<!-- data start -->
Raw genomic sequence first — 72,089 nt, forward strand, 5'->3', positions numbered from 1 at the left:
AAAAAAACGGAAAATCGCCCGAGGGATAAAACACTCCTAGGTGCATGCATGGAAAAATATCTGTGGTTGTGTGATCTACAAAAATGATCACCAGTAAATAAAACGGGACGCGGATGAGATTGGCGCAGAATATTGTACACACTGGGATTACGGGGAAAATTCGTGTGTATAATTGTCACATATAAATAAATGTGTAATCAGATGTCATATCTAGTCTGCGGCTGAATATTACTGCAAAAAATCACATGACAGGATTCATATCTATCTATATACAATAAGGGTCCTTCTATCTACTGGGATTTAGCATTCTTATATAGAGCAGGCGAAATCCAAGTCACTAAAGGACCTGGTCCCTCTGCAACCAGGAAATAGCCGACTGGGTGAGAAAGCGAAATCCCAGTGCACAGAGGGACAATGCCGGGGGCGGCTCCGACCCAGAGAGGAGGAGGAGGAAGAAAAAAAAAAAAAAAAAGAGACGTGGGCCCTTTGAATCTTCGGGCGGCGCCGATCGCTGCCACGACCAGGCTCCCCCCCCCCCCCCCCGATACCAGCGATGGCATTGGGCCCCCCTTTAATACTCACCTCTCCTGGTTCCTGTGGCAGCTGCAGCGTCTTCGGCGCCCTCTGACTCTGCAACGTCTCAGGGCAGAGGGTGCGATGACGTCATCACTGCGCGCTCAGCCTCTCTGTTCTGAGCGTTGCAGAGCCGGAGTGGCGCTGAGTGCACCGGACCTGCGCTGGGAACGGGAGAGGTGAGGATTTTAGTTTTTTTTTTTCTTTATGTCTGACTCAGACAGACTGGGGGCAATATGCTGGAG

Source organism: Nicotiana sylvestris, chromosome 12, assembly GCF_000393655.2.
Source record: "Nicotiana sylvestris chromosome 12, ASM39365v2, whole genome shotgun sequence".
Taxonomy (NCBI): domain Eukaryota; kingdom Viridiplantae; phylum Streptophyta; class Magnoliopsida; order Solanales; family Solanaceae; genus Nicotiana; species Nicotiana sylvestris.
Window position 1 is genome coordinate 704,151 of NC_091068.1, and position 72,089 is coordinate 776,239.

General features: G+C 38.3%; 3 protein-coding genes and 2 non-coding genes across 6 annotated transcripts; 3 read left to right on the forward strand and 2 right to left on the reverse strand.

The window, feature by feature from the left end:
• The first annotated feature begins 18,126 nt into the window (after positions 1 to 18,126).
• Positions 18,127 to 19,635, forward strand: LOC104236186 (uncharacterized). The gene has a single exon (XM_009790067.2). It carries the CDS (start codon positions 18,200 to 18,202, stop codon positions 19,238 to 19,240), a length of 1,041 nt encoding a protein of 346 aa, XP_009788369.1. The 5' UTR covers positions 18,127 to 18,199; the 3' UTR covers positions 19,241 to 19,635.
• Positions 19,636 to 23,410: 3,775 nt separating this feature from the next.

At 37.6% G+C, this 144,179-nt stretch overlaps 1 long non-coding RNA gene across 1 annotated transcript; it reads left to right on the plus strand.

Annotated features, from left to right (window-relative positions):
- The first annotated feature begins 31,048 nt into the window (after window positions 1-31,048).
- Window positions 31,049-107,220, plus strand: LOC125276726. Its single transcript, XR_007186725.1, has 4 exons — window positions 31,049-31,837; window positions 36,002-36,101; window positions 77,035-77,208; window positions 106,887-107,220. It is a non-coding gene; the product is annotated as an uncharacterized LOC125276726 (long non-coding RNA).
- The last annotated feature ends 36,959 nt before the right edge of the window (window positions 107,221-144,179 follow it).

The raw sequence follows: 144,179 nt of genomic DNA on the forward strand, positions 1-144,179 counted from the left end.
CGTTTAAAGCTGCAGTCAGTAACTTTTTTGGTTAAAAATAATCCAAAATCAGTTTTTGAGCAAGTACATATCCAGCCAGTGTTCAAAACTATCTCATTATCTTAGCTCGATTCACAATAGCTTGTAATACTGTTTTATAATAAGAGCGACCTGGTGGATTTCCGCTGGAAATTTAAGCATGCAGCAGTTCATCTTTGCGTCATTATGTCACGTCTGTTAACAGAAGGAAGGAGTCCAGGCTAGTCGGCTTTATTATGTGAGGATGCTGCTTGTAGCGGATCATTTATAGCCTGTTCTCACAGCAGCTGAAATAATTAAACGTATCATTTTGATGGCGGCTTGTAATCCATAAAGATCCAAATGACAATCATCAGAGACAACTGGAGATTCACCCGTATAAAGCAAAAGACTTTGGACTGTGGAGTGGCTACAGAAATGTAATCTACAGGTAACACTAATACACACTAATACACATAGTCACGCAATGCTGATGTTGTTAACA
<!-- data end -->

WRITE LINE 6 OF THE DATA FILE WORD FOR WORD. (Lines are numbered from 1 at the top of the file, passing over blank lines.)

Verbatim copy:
Window position 1 is genome coordinate 704,151 of NC_091068.1, and position 72,089 is coordinate 776,239.